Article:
Momma P’s Cheese Cannelloni
My Ma would often make these on the days when no meat is allowed including Good Friday and Christmas Eve. Cannelloni, in our family, were always made with cheese. It was the manicotti that were made with meat. I thought the difference in name had to do with the filling. But it turns out, it has everything to do with the actual pasta part of the dish. Both dishes involve stuffing pasta tubes with filling. Cannelloni is fresh pasta, rolled out into lasagna-like sheets. The dough can also be a runnier mixture made into crepes. Whatever pasta you choose, it’s a bit of detail work…but well worth it.
Every once in a while, my Ma would make it all from scratch, crepe-style, carefully rolling in the filling and then positioning the stuffed cannelloni “just so” so they wouldn’t unravel or flatten too much. Those were good, good days. The crepe was ever so slightly chewy adding to the creaminess of the filling. I’m going to give those a try, one of these days.
But then, there were days and more of them when my mother was working, where she’d take a short cut. She’d buy the pre-made pasta tubes. I never minded. It was the filling I was after. So. Much. Cheese. What’s not to like?
This dish was always topped with a simple tomato sauce. Nothing thick, nothing to too spicy. Just a simple light meat sauce. You could also have a plain margarita basil sauce as well as I generally make with this dish.
This is one of those dishes that seems like it would be a lot of work, but if you buy the pre-made shells, it’s pretty quick. Just stuff them, line them up, get some sauce on there and let the oven do the work. The payoff is lovely.
Here’s your RTI:
Be gentle with the pasta shells – they can break with too much pressure.
I use oven-ready shells, so no pre-cooking necessary.
I’ve only ever made this with frozen spinach. Why? It’s faster and easier. Do your best to drain it (I squeeze it between my hands over the sink), otherwise you will end up with a runny filling versus a creamy one.
You can absolutely use fresh spinach. You simply have to cook it first which presents an opportunity to flavour the spinach as well, if you cook it in some olive oil and garlic. You also have to drain it and chop it finely. Chopping it finely means it will flow into the cannelloni shell easily. No chopping = annoying cheese-squeezing bottleneck. Make an executive decision. Finely chop the spinach!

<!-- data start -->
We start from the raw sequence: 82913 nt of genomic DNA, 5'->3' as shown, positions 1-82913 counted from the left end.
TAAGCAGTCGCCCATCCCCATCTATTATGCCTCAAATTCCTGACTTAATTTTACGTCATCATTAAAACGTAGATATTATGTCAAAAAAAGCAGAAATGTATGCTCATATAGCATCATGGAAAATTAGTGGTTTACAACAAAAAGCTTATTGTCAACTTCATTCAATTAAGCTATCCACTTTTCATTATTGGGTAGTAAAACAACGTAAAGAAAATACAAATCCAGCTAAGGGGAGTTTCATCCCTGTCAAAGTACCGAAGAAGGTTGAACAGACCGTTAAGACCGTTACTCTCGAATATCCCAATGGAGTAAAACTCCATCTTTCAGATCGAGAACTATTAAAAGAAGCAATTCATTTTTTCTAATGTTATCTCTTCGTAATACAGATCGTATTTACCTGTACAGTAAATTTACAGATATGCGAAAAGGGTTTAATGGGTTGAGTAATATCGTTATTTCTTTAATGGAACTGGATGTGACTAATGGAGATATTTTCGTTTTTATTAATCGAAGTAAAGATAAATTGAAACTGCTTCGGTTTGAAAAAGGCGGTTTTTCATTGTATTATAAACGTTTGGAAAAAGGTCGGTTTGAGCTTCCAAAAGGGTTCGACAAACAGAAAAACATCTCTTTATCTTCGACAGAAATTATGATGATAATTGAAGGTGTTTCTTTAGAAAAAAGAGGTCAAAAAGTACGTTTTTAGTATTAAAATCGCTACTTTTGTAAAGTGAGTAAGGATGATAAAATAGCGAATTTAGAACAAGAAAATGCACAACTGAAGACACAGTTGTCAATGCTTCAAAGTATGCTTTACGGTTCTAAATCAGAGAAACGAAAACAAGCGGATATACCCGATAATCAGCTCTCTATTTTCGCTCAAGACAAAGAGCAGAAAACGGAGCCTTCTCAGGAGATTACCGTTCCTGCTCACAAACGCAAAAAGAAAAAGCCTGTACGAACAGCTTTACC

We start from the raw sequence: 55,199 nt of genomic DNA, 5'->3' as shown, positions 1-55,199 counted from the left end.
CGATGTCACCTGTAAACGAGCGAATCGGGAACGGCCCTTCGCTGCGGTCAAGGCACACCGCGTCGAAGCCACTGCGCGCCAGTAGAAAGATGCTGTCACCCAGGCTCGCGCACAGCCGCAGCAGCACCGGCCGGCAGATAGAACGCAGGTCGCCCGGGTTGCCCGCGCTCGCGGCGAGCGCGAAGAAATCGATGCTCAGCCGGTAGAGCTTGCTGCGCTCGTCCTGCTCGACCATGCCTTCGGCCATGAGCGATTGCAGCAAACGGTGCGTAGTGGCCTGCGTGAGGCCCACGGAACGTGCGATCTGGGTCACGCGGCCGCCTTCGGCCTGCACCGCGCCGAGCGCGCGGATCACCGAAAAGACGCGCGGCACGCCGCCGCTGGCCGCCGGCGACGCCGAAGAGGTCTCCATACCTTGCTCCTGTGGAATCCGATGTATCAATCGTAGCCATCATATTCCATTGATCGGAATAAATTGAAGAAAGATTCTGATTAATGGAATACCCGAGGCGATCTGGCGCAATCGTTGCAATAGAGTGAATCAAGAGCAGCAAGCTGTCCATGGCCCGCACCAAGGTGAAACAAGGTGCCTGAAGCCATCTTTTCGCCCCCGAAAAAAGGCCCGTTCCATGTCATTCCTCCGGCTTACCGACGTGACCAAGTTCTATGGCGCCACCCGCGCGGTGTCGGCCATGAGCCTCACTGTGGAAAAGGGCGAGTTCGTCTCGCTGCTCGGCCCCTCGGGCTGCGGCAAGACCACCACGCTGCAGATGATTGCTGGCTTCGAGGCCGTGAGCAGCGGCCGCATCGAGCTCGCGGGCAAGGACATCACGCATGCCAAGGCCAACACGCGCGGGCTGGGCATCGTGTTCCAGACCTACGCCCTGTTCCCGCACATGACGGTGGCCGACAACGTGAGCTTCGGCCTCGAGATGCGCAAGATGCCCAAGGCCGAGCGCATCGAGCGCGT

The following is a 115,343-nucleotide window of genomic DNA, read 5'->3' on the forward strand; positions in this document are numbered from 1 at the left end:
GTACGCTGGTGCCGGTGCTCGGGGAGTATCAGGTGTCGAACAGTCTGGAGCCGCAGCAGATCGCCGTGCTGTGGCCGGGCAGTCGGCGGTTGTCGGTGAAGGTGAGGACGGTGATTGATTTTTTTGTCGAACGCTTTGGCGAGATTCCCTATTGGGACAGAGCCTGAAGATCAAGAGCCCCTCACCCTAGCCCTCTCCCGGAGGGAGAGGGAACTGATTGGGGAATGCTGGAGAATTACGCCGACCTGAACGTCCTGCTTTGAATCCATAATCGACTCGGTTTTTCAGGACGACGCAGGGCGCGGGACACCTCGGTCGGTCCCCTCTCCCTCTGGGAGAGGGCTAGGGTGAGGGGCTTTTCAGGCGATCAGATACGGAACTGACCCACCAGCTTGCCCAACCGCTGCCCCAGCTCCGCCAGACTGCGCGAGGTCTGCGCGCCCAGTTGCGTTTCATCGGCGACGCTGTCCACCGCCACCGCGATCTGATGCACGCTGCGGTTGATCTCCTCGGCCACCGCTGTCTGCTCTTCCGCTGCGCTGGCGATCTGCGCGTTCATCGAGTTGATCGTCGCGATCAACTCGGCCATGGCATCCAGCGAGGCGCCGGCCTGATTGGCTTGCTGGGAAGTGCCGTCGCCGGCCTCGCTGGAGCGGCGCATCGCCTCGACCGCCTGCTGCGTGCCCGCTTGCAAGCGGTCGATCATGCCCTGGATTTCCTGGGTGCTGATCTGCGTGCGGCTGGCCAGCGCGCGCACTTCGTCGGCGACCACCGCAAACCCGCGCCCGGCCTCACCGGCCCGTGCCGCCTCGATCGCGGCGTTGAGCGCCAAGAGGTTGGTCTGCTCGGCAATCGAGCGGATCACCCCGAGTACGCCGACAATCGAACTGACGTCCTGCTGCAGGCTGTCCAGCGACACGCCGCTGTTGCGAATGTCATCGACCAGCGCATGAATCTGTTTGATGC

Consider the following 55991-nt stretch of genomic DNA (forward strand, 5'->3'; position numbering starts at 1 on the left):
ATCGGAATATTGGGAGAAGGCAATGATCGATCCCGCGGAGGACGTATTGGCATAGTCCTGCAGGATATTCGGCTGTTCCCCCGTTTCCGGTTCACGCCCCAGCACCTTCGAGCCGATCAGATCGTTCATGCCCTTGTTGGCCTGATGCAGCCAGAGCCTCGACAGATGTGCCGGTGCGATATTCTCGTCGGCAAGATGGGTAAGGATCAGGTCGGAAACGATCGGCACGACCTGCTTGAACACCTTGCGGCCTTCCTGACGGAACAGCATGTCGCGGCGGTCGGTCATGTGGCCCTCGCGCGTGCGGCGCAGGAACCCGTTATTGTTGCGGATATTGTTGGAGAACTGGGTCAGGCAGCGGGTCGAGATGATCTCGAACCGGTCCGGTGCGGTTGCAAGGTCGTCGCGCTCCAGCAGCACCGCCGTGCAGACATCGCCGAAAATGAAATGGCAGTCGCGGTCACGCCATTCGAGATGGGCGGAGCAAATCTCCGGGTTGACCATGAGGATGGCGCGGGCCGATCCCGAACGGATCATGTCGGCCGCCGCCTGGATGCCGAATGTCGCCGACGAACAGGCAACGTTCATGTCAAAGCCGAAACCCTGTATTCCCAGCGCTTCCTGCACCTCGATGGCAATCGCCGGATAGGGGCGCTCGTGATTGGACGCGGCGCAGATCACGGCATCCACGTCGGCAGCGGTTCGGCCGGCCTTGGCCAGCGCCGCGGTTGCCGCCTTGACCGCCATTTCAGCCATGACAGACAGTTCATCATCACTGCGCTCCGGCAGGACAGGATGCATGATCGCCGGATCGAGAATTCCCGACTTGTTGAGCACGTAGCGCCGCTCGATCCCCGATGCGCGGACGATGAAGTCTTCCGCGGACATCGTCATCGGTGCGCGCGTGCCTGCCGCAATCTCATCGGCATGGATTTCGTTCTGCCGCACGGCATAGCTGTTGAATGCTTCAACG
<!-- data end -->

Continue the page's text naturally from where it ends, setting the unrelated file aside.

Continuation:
Be generous with the base layer of tomato sauce.
- Baking pan which will fit your pasta shells
- Bowl to mix filling.
- Grater for mozzarella or food processor
- Pot to make tomato sauce
- Wooden spoon for stirring
- Cutting board
- 1 pound ricotta
- 1/2 pound spinach (well drained – fresh or frozen and minced)
- 1/2 ball mozzarella (shredded)
- 2 egg yolks (If you forget and add the albumen, no biggie. The filling will just be a bit “looser”)
- 1 tsp salt (If you like a lot of salt, add more)
- pinch pepper
- Olive oil
- 1 onion, minced
- 2 cloves, garlic smashed
- 1 ( 2 cups) jar tomato preserves you slaved over last summer (Post on that soon. It’s actually super fun) or passata you can buy at the grocery store or a big can of crushed tomatoes (San Marzano tomatoes are best but regular ones will do)
- 2 tbsp tomato paste
- Salt to taste
- Pepper to taste
- Sprig or a few leaves of basil
Yield: Enough sauce to cover 20 cannelloni and have some to spare.
- Mince the onion.
- Peel and smash the garlic (If you like garlic in your sauce, mince it and cook with the onions)
- Heat olive oil in the pan til warm
- Dump the onion and garlic in the olive oil and hear the sizzle. Allow them both to cook for about 3 minutes. I fish the hunks of garlic out.
- Then pour in the jar of tomato preserves or passata or a big can of crushed tomatoes (San Marzano tomatoes are best but regular ones will do)
- Add half a jar of water
- Let the sauce cook over medium heat. It will bubble and make a mess on your stove, which is how it should be with all those stubborn little splashes of tomato sauce EVERYWHERE, little reminders of your prowess in the kitchen.
- Keep cooking the sauce, stirring every few minutes, until it thickens. At least 30 minutes, maybe longer.
- Add basil leaves and season with salt and pepper and give it a taste. Keep seasoning until you like it.
Putting it all together:
- Have your tomato sauce ready and waiting on the side.
- Mix the ingredients for the spinach and cheese filling together.
- Stuff the tubes. Easiest to do this with a piping bag or a freezer bag with one corner snipped off. Fill the bag with cheese. Squeeze the cheese out of the lopped off corner.
- Once the pasta tubes are stuffed, lay them on a tray or sheet.
- Pour some sauce to cover the bottom of your baking pan.
- Arrange the stuffed tubes in your baking pan.
- Once the tubes are snug, pour some more tomato sauce over top, making sure to get a bit between each cannelloni and some sauce along the sides of the pan as well.
- Top with grated parmesan or romano cheese or both so that it can melt into umami goodness on top.
- Bake in the oven for about 30 minutes until they are soft and “fork-able”.
Welcome to Momma P’s Spinach Cheese Cannelloni!